Hockey fitness is one of the most complex areas of fitness in all of sports. The number of different roles and movements that hockey players have to assume over the course of a game demands a huge amount of fitness in a highly varied number of ways. Rivalled only by skill positions in football for the fitness level required, it’s very important that hockey players focus on the game as a whole, rather than simply focusing on individual aspects and ignoring others.
One of the most important areas of hockey fitness is core strength. This is common to most sports, but is especially important in hockey. Contact sports like hockey always come along with a higher risk of injury than non-contact sports, and improving core strength is one of the most important ways to help prevent injuries. The core also channels the power used for shooting, passing, checking and more.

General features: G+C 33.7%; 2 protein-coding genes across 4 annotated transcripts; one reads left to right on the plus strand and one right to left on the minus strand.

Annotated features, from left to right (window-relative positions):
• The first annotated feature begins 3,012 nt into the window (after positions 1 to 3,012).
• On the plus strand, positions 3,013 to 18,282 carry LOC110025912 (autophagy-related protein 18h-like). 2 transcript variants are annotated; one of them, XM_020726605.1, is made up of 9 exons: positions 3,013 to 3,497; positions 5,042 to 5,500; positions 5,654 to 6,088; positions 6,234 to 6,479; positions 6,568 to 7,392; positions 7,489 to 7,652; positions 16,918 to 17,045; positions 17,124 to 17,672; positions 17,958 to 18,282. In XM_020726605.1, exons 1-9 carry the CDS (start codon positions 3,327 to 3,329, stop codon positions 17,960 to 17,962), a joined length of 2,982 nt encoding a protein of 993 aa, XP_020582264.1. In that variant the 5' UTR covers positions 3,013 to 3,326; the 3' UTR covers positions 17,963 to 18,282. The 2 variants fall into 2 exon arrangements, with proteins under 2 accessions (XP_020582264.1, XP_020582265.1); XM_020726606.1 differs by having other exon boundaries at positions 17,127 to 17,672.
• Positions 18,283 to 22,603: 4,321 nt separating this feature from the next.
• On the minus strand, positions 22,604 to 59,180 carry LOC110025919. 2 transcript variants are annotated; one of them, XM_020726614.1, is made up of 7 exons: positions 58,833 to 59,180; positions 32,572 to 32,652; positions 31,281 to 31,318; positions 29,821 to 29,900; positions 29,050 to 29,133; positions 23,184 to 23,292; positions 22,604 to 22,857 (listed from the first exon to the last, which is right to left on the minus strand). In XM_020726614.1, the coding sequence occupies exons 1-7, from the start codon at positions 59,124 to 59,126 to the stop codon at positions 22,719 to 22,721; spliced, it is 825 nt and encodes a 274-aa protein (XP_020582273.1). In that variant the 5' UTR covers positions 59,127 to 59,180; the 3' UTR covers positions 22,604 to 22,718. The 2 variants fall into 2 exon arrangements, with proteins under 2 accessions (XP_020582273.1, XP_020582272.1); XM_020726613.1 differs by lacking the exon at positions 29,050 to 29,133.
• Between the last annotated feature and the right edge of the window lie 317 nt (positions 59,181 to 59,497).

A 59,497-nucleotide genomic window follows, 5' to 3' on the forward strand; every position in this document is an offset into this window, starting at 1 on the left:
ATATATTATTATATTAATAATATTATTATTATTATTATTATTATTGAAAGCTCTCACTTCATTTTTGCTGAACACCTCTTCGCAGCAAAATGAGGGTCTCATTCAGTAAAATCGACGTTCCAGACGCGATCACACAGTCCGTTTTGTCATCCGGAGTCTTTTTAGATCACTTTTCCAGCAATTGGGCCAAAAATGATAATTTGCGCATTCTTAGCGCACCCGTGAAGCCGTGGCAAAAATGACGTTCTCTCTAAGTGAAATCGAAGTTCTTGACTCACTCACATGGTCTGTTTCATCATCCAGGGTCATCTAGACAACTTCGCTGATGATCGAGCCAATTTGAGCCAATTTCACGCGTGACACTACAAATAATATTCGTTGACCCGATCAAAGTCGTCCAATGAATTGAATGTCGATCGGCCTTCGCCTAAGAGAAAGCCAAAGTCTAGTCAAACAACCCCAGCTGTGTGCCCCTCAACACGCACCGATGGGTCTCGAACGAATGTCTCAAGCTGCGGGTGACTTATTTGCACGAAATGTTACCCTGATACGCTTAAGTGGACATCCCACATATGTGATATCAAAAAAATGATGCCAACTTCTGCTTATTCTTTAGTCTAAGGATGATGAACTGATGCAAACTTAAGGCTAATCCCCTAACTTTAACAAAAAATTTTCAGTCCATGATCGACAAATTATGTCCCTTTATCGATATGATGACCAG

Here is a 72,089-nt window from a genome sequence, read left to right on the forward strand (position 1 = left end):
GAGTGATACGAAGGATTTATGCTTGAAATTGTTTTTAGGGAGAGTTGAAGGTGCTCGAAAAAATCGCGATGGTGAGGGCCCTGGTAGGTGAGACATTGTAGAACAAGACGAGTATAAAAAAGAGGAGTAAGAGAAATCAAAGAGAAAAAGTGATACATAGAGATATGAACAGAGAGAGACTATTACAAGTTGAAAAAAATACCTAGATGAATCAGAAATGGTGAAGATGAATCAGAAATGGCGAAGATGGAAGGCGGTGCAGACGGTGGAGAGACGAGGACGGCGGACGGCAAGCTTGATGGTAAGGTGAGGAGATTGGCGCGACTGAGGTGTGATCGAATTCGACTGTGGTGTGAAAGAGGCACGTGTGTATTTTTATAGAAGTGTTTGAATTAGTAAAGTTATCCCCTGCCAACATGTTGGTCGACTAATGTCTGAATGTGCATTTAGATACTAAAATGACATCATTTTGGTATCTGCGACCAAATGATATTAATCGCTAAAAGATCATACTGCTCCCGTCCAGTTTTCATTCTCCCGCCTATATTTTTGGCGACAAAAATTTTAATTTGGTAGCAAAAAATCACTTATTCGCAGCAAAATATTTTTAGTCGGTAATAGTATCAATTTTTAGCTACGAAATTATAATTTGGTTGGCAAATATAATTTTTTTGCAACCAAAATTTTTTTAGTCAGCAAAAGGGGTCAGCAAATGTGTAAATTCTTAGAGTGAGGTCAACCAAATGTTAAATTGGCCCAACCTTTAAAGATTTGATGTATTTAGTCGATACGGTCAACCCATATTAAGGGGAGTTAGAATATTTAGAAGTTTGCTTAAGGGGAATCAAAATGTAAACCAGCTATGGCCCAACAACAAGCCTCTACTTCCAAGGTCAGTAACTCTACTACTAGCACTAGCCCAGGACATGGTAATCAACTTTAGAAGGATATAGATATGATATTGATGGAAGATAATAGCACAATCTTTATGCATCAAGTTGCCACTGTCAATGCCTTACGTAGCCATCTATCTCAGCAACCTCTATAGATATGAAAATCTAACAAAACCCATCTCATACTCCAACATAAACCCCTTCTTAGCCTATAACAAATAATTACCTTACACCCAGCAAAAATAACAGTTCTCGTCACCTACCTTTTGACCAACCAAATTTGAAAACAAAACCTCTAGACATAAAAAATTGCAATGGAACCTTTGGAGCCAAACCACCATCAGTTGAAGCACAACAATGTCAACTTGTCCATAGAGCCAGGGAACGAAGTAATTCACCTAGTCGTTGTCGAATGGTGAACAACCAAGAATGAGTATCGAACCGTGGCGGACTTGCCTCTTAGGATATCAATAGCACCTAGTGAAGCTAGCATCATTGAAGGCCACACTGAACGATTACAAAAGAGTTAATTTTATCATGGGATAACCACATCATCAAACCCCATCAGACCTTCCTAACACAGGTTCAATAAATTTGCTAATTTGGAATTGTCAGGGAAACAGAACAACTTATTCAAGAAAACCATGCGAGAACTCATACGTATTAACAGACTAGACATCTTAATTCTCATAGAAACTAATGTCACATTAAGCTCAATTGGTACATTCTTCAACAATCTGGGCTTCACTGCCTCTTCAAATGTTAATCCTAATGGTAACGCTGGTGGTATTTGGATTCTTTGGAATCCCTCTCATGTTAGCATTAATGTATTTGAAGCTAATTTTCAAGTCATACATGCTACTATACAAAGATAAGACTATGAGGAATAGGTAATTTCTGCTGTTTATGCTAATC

Another important fitness area for hockey players is cardiovascular endurance. Anyone who’s been stuck on the ice for a long shift knows how tiring it can, and coming back to the bench for a couple minutes doesn’t give you much time to recharge. It’s very important to be able to maintain that pace over the course of an entire game without your output bleeding off. The best way to ensure this is to focus your cardio training on intervals that closely approximate shift times. Do 45 seconds to a minute at full blast, then bring it down for a couple of minutes.
Most importantly, focus on getting a complete workout so that you don’t accidentally ignore any aspects of your fitness training that could have an impact on your performance on the ice. The best way to do this is to consult a hockey specific trainer, or to pick up a book on hockey specific fitness plans.